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By Wendy Stein |

The Morningstar Dictionary: Alpha

A risk-adjusted performance statistic used to evaluate how good a job an investment manager has done.

Alpha is one of the Modern Portfolio Theory statistics reported by Morningstar. Alpha, along with the other MPT statistics, can help investors assess the risk-return profile of investments. You can find them in the Risk section of a fund or ETF’s Morningstar Report on Morningstar.ca.

Alpha is a risk-adjusted performance statistic that’s used to evaluate how good a job an investment manager has done; that is, how much value he or she has added over and above the return provided by the market over a specific time period.

Alpha is the difference between an investment’s average excess return and the market’s average excess return, adjusted for systematic risk as measured by beta. If you need a refresher on the beta measure, click on the Morningstar Dictionary link below.

Excess return, for both the investment and the benchmark is the difference between total return and the return of a risk-free investment. Excess return is used instead of actual return because it’s assumed that the return of an investment or market benchmark should, at the very least, exceed that of a risk-free investment.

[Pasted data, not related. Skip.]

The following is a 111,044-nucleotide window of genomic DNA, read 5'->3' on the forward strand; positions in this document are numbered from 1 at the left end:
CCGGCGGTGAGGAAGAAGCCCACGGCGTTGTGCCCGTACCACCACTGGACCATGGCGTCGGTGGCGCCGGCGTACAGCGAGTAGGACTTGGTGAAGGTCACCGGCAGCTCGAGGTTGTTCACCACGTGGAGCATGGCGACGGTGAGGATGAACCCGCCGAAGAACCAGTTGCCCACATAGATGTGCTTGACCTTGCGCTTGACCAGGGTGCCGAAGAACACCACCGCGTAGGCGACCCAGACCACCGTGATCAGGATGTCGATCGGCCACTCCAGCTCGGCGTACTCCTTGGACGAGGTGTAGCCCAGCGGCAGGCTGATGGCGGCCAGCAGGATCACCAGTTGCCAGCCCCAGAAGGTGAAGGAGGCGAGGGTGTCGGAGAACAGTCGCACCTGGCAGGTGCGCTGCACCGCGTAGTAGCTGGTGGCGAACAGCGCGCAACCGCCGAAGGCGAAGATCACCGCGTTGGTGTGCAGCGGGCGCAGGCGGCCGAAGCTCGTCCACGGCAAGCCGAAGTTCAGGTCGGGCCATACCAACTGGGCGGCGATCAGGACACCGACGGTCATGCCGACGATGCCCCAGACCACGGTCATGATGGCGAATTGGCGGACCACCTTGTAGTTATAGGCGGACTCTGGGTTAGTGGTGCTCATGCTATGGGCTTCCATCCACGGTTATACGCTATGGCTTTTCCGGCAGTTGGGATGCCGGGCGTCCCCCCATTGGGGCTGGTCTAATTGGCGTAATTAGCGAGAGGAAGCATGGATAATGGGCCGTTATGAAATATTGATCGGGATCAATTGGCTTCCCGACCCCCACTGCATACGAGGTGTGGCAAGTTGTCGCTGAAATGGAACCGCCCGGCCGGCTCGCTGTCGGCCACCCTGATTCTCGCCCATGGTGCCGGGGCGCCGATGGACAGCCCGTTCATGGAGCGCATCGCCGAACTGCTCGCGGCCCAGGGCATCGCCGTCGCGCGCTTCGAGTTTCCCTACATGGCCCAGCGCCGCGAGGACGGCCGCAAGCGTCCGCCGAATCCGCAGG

The market is represented by a benchmark index based on the mandate of the investment. For example, a suitable benchmark for a Canadian equity fund that invests in companies listed on the TSX could be the S&P/TSX Composite Index.

Positive alpha for a fund indicates that the fund's manager delivered a better return than what would be predicted based on the fund’s beta. Negative alpha indicates the opposite, that the manager delivered a worse return than expected.

Alpha can be a helpful metric to evaluate how good a job a fund manager has done but there are a few important caveats to keep in mind.

The first has to do with the importance that beta plays in estimating alpha. A meaningful alpha value is completely dependent upon a meaningful beta value because beta is used to estimate an investment’s predicted return. A meaningless beta value translates into a meaningless alpha value.

Second, to ensure an apples-to-apples comparison, you should only compare the alphas of similar investments and in terms of funds, funds in the same category. For example, the alpha of a small cap US equity fund could be compared to that of another small cap US equity fund but not to the alpha of a large cap US equity fund.

Lastly, it’s important to keep perspective. Over any specific time period, an unskilled manager can get lucky and generate positive alpha and a skillful manager can get unlucky and generate negative alpha.

For Morningstar, I’m Wendy Stein.

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